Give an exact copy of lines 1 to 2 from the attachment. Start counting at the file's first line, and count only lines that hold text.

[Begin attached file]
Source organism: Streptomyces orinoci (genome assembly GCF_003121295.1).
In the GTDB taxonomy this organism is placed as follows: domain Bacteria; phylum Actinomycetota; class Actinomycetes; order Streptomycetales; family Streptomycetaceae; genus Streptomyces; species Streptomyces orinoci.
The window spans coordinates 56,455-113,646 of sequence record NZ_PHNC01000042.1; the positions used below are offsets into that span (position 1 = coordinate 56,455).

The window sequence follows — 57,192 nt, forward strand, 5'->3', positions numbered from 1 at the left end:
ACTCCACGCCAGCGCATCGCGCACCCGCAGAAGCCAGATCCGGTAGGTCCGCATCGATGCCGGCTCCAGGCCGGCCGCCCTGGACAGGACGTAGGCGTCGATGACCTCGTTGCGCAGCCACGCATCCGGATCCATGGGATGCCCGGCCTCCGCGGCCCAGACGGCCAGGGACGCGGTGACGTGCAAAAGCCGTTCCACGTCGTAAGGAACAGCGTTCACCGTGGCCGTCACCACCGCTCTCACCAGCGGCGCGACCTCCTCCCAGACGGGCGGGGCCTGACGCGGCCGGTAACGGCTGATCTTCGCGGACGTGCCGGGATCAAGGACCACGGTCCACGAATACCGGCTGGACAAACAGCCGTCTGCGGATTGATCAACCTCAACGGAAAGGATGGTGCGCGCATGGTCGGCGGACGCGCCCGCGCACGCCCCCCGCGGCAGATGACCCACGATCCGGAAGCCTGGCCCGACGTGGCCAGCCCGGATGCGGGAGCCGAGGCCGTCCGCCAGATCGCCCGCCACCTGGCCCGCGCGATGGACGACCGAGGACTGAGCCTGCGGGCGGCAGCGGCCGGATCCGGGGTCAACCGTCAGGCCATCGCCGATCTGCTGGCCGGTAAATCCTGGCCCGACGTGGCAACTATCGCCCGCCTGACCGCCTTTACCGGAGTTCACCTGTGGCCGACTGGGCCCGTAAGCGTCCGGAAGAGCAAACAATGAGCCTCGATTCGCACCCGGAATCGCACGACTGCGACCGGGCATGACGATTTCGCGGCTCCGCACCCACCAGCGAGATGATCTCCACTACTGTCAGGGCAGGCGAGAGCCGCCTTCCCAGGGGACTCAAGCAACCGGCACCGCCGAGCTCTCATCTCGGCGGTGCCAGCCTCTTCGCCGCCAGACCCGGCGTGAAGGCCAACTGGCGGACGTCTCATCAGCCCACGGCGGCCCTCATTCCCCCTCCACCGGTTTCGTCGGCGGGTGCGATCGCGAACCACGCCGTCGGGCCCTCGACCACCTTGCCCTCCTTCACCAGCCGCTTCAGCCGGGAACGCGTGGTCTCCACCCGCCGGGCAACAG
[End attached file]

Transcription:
Source organism: Streptomyces orinoci (genome assembly GCF_003121295.1).
In the GTDB taxonomy this organism is placed as follows: domain Bacteria; phylum Actinomycetota; class Actinomycetes; order Streptomycetales; family Streptomycetaceae; genus Streptomyces; species Streptomyces orinoci.